Just before the Palestinian border, on the left, about 15 pairs of eyes bore into me, all men, sitting
outside a waiting area; it, too, broken and run down, probably a café in its day. I notice they are all
incredibly thin and unshaven, a ragged looking people with haunting eyes and sunken cheeks. I
acknowledge each group as we pass, much to the concern of my traveling partner, as it is not
Palestinian custom for a woman to salute men in this way or to have their head uncovered in public.
However, they nod quietly and respectfully in return and my heart goes out to these men who are
clearly suffering unnecessarily. I wonder what stories of human misery are behind these saddest of
eyes.
My traveling and charity partner, Sr S___, walks beside me in her habit and her head bowed. I have
great admiration for this Irish-American who has been making this trip now on and off for some 14
years. Uncanny, that we share the same surname and the same ancestral home of North Cork. I tell
her what I know of the personality types of the North Cork connection and it lightens the atmosphere a
tad. I smile inwardly as I wouldn’t say no to a hurling stick and a sliotar now; maybe I could take a
puck at the spy blip that seems to follow us overhead and score? I have a flashback to a conversation
with my father in 1994; his advice, as always, gentle and wise, often including some connotation to his
beloved hurling. A fine hurler, he would strike the blip with ease although I know, if he was here, he
would tell me to keep my powder dry. As for Sr S____, she is looking forward to her visit and meeting
the people she knows here. It is the first in 7 months and the first time she would stay overnight in
Gaza. If she is apprehensive, it doesn’t show.




Fig 1 Map of Palestine and Israel

For the last 3 days, we had worked together and planned the visit, purchased and sorted the supplies
for each school. During these days, Sr S___, spoke at length about the horrors these people endure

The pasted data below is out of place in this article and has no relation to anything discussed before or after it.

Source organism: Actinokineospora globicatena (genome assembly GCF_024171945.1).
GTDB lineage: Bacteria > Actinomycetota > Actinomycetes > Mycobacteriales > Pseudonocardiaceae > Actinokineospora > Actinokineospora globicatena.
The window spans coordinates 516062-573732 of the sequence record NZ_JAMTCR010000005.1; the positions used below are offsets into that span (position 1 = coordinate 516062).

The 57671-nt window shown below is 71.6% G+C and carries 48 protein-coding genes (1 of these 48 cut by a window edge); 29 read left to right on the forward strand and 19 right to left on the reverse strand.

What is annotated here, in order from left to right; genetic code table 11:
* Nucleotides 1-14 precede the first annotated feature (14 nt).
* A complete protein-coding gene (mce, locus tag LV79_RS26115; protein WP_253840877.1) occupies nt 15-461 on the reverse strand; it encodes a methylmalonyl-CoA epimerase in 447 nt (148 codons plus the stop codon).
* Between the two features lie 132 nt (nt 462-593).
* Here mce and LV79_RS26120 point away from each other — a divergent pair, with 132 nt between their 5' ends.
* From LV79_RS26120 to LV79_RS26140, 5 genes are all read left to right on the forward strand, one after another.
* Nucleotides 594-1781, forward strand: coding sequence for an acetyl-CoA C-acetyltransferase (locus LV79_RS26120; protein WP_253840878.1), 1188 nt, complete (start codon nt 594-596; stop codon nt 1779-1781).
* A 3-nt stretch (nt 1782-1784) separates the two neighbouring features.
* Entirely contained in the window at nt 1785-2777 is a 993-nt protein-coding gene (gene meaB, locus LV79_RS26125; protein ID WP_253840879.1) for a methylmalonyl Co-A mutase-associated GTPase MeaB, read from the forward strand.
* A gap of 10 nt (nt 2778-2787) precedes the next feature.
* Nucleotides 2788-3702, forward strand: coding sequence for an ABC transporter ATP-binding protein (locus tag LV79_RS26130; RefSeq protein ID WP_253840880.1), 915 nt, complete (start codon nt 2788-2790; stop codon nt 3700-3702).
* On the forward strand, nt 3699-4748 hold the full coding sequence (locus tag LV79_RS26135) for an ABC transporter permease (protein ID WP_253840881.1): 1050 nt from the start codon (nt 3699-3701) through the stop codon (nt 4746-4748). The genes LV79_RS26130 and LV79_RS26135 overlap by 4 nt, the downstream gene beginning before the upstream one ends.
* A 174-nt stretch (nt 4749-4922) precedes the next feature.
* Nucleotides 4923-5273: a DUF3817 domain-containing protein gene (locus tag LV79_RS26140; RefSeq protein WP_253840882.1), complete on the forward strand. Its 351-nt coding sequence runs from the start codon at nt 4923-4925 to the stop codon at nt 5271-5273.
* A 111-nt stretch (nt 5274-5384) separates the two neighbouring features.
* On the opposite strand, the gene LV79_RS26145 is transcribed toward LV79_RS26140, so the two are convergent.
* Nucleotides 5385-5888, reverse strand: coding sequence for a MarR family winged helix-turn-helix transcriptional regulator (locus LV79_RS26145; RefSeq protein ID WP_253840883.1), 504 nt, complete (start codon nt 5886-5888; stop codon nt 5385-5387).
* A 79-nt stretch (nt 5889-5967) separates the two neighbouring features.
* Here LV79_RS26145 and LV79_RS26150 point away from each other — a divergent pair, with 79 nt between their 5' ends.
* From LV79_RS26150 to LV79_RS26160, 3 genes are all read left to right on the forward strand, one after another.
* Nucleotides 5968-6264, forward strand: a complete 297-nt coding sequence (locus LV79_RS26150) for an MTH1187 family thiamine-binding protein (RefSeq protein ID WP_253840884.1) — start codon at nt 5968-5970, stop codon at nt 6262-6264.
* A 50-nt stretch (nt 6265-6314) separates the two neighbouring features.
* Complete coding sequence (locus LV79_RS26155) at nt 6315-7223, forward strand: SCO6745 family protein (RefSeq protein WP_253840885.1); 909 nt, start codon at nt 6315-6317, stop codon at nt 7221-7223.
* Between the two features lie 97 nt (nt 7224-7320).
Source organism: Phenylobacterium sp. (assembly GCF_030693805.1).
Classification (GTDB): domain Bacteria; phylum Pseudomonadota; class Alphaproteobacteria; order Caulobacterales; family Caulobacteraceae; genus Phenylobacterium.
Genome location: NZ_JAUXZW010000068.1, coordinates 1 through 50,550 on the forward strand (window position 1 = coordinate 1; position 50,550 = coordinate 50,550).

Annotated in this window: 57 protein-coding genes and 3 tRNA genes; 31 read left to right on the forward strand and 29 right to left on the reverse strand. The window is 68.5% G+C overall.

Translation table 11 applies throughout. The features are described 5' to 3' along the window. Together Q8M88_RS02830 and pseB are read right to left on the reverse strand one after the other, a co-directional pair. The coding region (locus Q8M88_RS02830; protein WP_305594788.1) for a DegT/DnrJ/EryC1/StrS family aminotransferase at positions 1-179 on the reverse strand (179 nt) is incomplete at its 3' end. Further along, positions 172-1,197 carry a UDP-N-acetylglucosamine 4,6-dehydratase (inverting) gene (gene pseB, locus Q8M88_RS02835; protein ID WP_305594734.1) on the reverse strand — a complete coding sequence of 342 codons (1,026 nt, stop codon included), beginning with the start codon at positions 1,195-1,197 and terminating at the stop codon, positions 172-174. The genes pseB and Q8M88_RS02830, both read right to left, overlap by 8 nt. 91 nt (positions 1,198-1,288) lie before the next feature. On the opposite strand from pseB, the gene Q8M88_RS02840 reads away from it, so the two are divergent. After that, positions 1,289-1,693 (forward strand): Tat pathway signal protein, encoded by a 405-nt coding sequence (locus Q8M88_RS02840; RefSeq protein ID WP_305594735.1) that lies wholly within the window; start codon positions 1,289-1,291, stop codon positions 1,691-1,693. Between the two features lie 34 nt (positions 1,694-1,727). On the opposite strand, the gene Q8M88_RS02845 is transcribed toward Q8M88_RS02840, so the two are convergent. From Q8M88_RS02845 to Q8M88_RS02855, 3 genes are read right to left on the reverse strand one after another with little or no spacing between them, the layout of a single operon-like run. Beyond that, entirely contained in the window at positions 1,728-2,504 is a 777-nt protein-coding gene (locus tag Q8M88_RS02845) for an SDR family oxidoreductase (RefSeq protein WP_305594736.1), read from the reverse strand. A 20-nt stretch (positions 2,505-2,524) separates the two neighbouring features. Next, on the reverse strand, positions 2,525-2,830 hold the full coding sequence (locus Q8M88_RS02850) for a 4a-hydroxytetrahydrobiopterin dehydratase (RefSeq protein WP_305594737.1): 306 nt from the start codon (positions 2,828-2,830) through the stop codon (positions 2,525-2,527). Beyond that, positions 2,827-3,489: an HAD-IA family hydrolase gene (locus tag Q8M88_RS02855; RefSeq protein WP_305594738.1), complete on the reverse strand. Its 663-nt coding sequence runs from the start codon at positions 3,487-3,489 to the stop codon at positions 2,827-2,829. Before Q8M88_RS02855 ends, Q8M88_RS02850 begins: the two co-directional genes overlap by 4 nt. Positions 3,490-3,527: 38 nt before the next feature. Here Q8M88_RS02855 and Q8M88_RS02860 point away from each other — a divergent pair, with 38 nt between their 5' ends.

and I was touched by the empathy she had for their plight. She outlined the dangers of entering Gaza,
that humanitarian workers, peace activists and many civilians, mostly Palestinian, had been killed,
others injured and told me I was welcome to change my mind at anytime. I reassured her that I had no
fear of entering Gaza, that the decision to enter was mine and my responsibility alone and that I
needed to see the situation first-hand for the funding-stream to continue smoothly.

I contacted an aid worker with a large NGO before leaving Belfast about the Gaza situation. He had
considerable experience of the strip having worked here for 2 years and approached me with a
request to build an orphanage in Gaza as not part of their remit. Again, I had huge respect for him; 2
yrs is a long time in this place, I was only going to be there for 2 or 3 days at most. “Gaza is shocking”,
he said in his last email, “ Not, I guess the worst area in the world in terms of sheer poverty, as I have
seen worse on that score, but in terms of diminution of the human spirit it is totally appalling”. While I
carried his words with me, nothing would prepare me for the window on inhumanity that lay ahead.
Fig 2 Erez border – Gaza side

Our driver, O__, was waiting at the Palestinian border and we drove quickly from Erez along the main
road to Gaza city. It’s easy to see why it is called the Gaza strip as it is literally a strip of straight road
albeit very potholed and bumpy. Words failed me as I surveyed the devastation on either side of me. I